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'Heart' at work
We’re at odds with what we want, believe and do. Emotions don't belong in the workplace, we say.
At work, the facts rule, and emotions are a distraction. People need better boundaries between their feelings and work. Emotions impact performance negatively. Emotions are sloppy and unpredictable.
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Everything we say guides us toward ignoring how we feel. There's an underlying fear that being in connection with our hearts means wallowing in sentimentality; that’s not the case.
The truth is we make emotional decisions all the time, it's simply that we justify and rationalize them with great stories and narratives about the facts.
We like to think we make complicated decisions based on rational analysis, but most of the time, we actually make an emotional decision and then invent a rational analysis to justify it. — Seth Godin
Under the surface, they drive our every decision and action.
Severing from emotions has accomplished but one thing, it's made us unskilled at recognizing, managing, and being with the discomfort they can bring.
And this leads to a more important problem.
In addition to its effect on decision-making, our lack of emotional capacity is a key issue in our struggle for dialogue (which is crucial to the success of our organizations). Daniel Goldman in Working with Emotional Intelligence shares that emotional intelligence is twice as important in organizations for superior performance compared to intellect (IQ) and expertise.
The default conversation style today is debate. The root meaning of the word debate is to beat down writes William Issacs in Dialogue. It focuses on taking a stand, defending our point of view, winning, and leaving the conversation with our confidence intact. Healthy debate has a place, but it's not enough.
In coming face-to-face with a reality we disagree with and reject, emotions rise. And with a narrow emotional range, we are at their mercy. The discomfort quickly leads to frustration, anger or rage, a loss of self-control, and a doubling down on the assumption that we are right.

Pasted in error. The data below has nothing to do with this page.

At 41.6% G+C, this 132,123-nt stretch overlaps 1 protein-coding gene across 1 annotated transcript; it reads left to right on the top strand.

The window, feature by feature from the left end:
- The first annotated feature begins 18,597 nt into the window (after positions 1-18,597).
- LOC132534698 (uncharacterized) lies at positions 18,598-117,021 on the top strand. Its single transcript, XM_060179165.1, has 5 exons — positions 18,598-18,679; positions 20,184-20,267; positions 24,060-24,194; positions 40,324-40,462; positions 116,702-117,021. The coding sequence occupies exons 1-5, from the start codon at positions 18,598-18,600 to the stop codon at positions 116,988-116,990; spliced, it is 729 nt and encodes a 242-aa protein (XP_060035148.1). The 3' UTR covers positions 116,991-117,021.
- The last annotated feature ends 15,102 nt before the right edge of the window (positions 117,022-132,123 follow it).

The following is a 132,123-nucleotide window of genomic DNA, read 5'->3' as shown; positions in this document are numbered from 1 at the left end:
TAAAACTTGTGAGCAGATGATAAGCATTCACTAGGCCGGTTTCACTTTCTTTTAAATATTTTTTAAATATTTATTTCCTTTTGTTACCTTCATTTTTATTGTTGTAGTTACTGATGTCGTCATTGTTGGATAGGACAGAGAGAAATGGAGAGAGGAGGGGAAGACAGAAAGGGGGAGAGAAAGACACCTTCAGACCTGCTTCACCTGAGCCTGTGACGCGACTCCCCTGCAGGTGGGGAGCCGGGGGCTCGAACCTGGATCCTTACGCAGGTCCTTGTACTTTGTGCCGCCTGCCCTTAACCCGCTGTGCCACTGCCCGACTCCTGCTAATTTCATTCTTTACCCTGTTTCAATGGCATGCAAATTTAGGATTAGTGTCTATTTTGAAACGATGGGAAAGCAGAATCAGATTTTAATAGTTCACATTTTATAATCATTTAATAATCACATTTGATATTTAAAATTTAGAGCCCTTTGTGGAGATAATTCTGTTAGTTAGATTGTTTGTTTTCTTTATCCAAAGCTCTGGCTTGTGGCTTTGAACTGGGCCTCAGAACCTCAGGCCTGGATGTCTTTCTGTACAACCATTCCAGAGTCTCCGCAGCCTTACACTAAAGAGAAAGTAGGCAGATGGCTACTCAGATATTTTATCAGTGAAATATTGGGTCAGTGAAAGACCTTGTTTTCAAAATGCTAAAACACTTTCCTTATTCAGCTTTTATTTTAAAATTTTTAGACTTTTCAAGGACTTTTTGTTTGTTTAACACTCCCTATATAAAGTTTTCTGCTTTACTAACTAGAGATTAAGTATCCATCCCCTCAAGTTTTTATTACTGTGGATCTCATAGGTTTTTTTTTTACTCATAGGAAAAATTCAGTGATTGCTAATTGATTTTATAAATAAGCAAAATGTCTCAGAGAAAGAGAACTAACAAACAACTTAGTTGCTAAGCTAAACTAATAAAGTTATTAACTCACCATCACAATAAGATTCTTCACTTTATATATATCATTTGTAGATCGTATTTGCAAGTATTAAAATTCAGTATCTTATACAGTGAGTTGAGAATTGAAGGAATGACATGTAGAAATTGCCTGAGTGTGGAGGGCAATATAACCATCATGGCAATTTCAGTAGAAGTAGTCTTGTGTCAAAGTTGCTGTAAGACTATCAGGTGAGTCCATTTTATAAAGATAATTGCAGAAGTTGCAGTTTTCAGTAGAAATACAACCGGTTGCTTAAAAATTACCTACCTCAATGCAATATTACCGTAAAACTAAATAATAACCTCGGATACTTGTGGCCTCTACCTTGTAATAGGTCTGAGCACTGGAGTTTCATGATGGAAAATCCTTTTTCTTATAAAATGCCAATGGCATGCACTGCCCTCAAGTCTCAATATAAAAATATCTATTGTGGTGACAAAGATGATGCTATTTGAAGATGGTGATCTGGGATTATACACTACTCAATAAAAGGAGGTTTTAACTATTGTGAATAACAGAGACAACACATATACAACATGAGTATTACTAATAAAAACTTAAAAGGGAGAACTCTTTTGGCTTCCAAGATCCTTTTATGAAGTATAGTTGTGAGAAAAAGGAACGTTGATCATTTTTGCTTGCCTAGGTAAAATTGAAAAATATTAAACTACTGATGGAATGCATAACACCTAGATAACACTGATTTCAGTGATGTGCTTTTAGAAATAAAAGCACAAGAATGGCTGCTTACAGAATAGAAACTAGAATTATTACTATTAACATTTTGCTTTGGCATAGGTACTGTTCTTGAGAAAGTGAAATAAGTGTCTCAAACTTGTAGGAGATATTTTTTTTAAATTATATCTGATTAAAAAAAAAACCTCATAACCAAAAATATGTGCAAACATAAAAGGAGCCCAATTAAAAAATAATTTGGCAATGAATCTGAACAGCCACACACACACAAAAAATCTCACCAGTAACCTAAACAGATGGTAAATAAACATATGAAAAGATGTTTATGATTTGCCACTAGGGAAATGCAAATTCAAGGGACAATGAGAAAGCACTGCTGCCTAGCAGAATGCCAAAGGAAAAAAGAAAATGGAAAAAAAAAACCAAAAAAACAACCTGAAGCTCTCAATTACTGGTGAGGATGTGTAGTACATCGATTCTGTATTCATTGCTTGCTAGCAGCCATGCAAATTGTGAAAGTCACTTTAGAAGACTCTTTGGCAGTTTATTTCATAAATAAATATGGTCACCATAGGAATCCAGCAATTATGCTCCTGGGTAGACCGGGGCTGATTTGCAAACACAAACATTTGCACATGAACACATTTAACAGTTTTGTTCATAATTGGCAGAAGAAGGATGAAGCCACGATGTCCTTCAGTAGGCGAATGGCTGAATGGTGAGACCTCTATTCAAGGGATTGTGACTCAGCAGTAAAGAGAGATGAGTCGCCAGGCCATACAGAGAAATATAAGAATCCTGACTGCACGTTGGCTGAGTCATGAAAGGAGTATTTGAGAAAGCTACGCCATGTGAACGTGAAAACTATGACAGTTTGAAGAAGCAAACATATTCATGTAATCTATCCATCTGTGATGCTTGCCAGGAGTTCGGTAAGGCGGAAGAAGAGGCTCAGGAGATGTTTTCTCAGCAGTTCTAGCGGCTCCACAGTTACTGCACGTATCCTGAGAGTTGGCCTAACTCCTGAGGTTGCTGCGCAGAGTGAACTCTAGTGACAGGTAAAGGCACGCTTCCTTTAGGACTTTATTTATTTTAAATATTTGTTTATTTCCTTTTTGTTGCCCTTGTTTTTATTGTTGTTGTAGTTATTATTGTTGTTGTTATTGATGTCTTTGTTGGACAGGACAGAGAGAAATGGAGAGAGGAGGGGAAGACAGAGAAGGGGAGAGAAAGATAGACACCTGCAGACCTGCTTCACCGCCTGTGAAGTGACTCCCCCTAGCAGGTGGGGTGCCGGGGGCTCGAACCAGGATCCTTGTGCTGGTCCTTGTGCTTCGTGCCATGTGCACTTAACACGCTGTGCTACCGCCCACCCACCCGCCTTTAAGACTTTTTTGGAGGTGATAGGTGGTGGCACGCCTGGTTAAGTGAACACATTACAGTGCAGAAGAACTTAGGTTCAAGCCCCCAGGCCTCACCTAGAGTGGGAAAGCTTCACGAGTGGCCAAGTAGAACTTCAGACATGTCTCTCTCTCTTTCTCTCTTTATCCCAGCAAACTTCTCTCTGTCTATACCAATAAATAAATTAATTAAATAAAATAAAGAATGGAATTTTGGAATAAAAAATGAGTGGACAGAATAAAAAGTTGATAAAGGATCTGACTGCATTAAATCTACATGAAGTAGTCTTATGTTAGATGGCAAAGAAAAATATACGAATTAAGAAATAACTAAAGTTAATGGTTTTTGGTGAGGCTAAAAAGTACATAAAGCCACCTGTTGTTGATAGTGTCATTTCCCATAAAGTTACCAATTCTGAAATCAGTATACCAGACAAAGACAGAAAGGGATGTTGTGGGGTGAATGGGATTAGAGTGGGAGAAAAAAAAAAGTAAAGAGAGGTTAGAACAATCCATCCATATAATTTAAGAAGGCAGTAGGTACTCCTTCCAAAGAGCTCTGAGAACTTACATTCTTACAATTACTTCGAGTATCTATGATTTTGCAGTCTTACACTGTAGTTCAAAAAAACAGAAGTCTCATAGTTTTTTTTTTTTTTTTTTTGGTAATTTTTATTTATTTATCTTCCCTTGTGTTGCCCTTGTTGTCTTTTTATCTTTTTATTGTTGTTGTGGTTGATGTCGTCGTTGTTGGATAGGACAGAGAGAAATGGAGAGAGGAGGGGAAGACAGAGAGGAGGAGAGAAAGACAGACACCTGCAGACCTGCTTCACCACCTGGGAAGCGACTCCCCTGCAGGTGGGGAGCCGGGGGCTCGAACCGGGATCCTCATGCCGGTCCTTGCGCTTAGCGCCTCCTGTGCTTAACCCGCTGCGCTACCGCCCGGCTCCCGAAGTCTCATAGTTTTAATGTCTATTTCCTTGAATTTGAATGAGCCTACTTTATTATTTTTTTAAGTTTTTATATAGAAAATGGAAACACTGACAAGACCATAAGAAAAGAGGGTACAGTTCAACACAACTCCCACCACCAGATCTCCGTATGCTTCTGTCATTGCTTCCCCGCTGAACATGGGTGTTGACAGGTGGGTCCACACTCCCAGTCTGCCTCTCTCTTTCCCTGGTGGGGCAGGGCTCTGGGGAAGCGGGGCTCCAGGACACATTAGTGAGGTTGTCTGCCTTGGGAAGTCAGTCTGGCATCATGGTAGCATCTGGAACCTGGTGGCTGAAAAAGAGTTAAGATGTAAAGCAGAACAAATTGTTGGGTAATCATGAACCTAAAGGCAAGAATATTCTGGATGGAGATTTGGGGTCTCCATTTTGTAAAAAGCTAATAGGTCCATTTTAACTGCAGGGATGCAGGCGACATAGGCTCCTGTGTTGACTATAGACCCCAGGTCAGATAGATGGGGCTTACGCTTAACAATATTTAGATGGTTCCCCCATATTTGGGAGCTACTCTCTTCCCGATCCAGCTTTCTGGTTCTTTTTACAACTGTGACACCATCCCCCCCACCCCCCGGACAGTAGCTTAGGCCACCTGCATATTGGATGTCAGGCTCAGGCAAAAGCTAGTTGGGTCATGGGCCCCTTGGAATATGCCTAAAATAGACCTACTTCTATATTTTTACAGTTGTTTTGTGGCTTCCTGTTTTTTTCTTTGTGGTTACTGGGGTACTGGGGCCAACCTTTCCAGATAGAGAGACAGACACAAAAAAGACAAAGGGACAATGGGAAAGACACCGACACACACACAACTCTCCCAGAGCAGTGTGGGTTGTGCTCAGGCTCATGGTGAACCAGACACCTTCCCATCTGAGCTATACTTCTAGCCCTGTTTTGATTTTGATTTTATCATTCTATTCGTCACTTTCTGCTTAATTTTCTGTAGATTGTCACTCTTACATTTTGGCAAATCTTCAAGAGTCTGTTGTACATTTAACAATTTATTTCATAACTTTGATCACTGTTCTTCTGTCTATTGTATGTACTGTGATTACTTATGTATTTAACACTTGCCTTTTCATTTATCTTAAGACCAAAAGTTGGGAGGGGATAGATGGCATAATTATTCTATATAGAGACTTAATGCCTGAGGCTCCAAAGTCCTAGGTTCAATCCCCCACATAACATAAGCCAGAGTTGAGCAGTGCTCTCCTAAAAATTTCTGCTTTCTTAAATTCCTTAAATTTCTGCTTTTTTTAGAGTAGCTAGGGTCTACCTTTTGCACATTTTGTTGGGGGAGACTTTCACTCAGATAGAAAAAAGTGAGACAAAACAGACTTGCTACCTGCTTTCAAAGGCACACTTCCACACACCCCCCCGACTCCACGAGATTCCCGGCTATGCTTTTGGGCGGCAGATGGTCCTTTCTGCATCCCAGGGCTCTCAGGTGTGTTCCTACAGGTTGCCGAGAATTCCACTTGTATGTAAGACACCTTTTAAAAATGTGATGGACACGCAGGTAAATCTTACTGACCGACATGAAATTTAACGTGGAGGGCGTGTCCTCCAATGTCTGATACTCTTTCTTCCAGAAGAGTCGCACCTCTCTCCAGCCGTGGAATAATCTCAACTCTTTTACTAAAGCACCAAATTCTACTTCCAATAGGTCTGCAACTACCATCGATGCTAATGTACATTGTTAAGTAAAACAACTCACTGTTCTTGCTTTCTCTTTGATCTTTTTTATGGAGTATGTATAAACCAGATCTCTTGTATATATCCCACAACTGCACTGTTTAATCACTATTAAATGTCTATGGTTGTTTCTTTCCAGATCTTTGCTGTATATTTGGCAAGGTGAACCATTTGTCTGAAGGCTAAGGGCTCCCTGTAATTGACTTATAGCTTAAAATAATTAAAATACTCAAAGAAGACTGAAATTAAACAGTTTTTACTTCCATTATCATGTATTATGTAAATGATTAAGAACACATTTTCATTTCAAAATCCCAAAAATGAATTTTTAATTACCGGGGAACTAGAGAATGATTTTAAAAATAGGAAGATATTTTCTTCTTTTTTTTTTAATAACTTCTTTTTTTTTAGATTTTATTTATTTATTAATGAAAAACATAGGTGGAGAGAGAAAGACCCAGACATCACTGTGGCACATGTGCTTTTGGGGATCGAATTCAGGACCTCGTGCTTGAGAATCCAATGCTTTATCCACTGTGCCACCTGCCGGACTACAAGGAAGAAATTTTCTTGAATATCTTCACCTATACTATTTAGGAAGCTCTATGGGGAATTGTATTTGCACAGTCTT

These reactions come at a high cost. They limit us from any fresh thinking, they cut us off from going beyond our automatic reactions and make it impossible for us to experience anything new.
Since we cannot self-reflect during knee-jerk reactions, we are stuck idolizing old assumptions about ourselves, others and the world.
And more importantly, it limits us from connecting at a deeper level with anyone that shares different perspectives.
Some of the most innovative work we do comes not from doing better what we already do best, but from completely stepping away, redefining the problem and its parameters and discovering ingenious new solutions altogether.
When we're stuck in a debate between A or B, we fail to see the possibilities of C, D or E.
It turns out that our ability to solve our biggest problems is directly linked to our ability to engage in real dialogue.
If we want to perform highly, make better decisions and solve crucial problems, we need to get beyond debate, suspend our default assumptions, preconceptions and beliefs, and choose healthy and uncomfortable dialogue.1
But first, we must acknowledge the heart's rightful place in our organizations and businesses and its crucial importance to success. In failing to do so, we will forever be at the mercy of our traditional thinking and reactive patterns.
To do our greatest work requires our collective thinking and hearts, and without being more okay with the discomfort of emotions, we are at a loss.
Let's get 'heart' at work, and let the dialogue begin.
Sparknotion — Think Differently.